Professor Rosalind Smith’s recent founding of ANU CEMS, and the launch of its website, make an exciting start to 2021. Without doubt, the Centre’s members have a strong desire to celebrate. They are looking forward to much generous exchange between those at the Centre, and with scholars further afield.
To those within the Scottish royal household during the early modern period, the Yule–New Year festivities (from the feast of St Nicholas on December 6 to Epiphany on January 6) brought similar expectations. At a court much enlarged by visitors of all kinds, there were minstrel performances, mummings, singing, dancing, feasting, attendance at High Mass, and the giving of alms. On New Year’s Day, to the salutes of heralds and others, gifts were exchanged. Royal accounts occasionally record details. Recurring gifts included livery, a clothing allowance paid to musicians, fools, seamstresses, grooms of the stable, falconers, tailors, bakers, almoners and chaplains, clerks, king’s familiar servitors, the secretary, the chancellor, the treasurer, the comptroller, and many more. Gifts could be valuable. For example, in 1541–42, expressly-made gold chains, pendants, hat ornaments, bracelets, rings, precious stones, and pearls were given.
Like those at CEMS, many at court would contribute to the entertainment, the latter by singing a carol, or preparing a copy of it to present in a gift exchange. The carol form could vary—usually several four-line stanzas with a refrain and a two-line burden. The poet might sing the stanzas, and a chorus—possibly of the assembled company—sing the responding burden. At New Year in 1526–27, William Stewart, a clerk who was prone to draw attention to his distant relationship with the royal Stewarts, presented a carol that had a personal viewpoint. It had an unusal five-line stanza, and a burden, “Lerges, lerges, lerges ay / Lerges of this New Ȝeir day.” No music for it has survived, but the musical style of Stewart’s carol is suggested by words within it, “Myself sall euir sing and say.”
Myself sall euir sing and say
The poet describes how he presented his ballad to each person in turn. He goes first to James V, not yet old enough to rule in his own right, who can only slip the poet “schillingis tway.” Next comes the young king’s dominating stepfather, Archibald Douglas, Earl of Angus, who as Chancellor, the chief officer, knows how to prevaricate. “He sonȝeit [hesitated] nocht,” says the poet, “nor said me nay.” Stewart adds ruefully, “I wad had mair.” Next in line, the newly appointed Bishop of Galloway gives an apparently generous gift, a “fair haiknay“; but there is a catch: the horse lacks “hyd or hew” [hide or hue]! From the Abbot of Culross, just appointed to the post by his brother, the Earl of Angus, the poet receives an arrogant “na les nor deill a thing” [No less than a bit of nothing]. From the Secretary, the Padova–educated Sir Thomas Erskine, the poet is given, as a great favour, promises of the earliest attention. Stewart’s carol reaches a high point of alliterative circumlocution in the combined response of the Treasurer and the Comptroller, “Thay bad me cum, I wait nocht quhair, / And thay suld gar, I wait not quhay / Gif me I wat nocht quhat full fair.”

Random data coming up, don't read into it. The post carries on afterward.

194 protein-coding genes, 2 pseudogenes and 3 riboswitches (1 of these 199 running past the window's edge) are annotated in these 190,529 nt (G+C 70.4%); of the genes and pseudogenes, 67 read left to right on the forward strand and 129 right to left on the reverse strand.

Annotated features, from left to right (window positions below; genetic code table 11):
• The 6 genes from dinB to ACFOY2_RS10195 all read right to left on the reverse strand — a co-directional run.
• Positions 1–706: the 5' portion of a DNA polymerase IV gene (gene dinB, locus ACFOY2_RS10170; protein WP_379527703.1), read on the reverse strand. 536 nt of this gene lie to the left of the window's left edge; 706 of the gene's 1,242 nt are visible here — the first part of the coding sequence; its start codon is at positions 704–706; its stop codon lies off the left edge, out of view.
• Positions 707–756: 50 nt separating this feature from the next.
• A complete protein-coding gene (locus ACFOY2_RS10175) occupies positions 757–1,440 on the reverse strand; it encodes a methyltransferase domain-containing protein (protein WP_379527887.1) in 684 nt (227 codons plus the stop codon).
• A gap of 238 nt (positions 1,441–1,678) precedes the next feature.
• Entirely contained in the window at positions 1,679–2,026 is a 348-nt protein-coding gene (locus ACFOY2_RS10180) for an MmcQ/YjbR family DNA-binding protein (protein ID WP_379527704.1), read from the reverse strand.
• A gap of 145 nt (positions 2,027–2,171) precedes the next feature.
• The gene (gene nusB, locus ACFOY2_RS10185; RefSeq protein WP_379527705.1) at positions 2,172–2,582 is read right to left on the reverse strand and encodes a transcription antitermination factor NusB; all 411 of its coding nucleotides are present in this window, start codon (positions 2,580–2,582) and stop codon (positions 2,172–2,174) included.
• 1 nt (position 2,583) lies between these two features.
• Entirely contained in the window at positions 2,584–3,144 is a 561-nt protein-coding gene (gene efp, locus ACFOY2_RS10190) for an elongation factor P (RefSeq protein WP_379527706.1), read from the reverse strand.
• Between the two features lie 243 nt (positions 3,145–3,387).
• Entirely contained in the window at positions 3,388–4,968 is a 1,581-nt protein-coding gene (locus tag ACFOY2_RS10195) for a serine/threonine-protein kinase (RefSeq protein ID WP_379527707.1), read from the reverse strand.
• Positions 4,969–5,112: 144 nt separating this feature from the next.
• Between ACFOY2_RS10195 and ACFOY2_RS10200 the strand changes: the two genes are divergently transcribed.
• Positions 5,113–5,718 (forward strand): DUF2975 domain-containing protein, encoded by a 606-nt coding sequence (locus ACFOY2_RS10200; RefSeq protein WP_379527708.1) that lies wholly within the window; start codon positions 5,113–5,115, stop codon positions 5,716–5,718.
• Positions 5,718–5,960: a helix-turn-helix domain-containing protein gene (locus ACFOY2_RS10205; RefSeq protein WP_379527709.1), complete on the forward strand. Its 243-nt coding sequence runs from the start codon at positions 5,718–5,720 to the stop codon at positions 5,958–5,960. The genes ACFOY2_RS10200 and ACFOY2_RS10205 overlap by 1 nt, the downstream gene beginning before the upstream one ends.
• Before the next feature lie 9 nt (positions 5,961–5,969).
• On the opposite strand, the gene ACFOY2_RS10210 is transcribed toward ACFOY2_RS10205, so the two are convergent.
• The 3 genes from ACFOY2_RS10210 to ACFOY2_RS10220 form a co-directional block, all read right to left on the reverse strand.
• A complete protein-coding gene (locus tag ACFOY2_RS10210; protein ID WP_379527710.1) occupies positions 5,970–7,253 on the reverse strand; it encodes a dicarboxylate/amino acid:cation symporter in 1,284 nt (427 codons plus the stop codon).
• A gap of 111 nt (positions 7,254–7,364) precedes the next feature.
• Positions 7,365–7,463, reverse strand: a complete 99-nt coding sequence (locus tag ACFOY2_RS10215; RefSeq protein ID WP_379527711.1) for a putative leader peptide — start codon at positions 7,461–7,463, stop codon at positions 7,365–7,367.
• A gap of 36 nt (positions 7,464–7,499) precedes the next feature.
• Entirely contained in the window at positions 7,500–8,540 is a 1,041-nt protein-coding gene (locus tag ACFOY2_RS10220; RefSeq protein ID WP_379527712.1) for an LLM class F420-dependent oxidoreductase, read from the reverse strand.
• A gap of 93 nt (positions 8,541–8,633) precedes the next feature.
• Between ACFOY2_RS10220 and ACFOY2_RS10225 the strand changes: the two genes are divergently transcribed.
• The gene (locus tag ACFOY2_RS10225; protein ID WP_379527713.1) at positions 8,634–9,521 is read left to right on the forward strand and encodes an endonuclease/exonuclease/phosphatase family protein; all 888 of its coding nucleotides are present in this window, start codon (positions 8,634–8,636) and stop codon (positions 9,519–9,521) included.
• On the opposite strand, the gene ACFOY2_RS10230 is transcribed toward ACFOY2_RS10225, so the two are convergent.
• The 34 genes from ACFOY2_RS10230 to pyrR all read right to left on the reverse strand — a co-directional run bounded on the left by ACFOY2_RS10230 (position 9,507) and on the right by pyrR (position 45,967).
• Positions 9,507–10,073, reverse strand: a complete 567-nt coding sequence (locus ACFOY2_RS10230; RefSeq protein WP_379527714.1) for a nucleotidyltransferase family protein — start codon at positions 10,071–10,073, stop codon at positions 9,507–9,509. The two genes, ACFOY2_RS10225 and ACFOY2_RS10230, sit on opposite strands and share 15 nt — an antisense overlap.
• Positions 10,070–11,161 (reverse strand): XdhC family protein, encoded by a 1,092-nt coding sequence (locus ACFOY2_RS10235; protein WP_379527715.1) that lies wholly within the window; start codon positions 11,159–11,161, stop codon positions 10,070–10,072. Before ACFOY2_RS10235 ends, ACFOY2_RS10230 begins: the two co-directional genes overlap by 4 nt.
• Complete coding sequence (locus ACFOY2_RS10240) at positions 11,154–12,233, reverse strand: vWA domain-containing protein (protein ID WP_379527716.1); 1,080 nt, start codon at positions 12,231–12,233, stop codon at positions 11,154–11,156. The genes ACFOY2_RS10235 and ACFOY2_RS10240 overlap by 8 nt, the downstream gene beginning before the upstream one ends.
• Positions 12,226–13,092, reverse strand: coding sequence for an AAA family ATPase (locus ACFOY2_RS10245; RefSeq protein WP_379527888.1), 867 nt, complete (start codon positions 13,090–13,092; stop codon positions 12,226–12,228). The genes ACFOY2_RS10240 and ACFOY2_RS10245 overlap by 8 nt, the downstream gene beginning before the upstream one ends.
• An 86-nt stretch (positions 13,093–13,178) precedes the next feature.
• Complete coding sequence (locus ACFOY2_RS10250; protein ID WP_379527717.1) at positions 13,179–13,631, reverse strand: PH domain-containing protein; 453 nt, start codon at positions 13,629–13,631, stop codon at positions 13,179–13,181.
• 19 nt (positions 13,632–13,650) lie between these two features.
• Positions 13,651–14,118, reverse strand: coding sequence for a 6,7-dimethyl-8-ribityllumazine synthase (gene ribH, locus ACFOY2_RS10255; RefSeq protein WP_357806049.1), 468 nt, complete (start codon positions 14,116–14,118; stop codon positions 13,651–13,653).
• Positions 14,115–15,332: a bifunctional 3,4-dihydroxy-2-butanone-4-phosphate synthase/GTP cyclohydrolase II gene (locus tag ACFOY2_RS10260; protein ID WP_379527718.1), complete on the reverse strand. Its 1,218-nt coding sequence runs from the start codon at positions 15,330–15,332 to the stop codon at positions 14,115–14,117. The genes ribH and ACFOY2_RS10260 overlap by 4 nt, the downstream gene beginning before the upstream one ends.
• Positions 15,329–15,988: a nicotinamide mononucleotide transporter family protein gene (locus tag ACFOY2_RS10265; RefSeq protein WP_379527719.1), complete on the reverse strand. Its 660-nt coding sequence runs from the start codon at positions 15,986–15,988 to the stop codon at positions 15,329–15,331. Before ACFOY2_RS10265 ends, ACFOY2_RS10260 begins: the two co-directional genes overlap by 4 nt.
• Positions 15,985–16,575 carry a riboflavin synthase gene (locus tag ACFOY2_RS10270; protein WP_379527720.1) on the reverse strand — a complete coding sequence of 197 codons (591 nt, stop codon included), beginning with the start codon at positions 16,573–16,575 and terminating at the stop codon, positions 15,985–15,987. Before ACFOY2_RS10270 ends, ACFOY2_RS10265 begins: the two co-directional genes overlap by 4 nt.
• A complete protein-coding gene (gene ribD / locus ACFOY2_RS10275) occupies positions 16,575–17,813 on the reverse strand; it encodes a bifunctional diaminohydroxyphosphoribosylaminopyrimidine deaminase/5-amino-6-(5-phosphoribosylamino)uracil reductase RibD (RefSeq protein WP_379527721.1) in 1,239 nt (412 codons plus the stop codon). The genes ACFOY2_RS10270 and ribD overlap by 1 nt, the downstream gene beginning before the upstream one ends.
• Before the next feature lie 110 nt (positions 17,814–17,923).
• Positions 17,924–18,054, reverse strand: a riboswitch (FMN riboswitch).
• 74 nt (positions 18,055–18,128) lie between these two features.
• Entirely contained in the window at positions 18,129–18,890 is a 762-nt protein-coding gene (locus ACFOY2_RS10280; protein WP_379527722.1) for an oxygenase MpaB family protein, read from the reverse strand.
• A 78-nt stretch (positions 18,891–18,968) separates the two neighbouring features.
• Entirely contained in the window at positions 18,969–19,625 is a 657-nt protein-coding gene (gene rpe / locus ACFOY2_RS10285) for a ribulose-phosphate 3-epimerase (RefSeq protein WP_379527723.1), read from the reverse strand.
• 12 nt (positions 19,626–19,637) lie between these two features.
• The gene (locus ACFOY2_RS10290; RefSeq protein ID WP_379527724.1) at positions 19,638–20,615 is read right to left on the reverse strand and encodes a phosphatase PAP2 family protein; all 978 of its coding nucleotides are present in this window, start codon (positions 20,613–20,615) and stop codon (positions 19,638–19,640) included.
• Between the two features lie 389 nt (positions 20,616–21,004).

The burden, reaffirming the seasonal obligation of largesse after each of these inventive evasions, works in humorous counterpoint, until the end of the carol. There, in two more exchanges, Stewart encounters liberality. He first speaks glowingly of the generous Earl of Bothwell, who has given the poet a “cursour gray.” He then compliments the widowed Margaret Tudor, who having lost her role as regent by marrying Angus, probably was not present. Stewart laments times past when, he is certain, she would have been “lerger of lufray“ [larger of livery]. The final call for largesse, surely sung by all, returns to the present New Year’s Day with a rather wry smile.
Image with permission to reproduce, provided by researcher.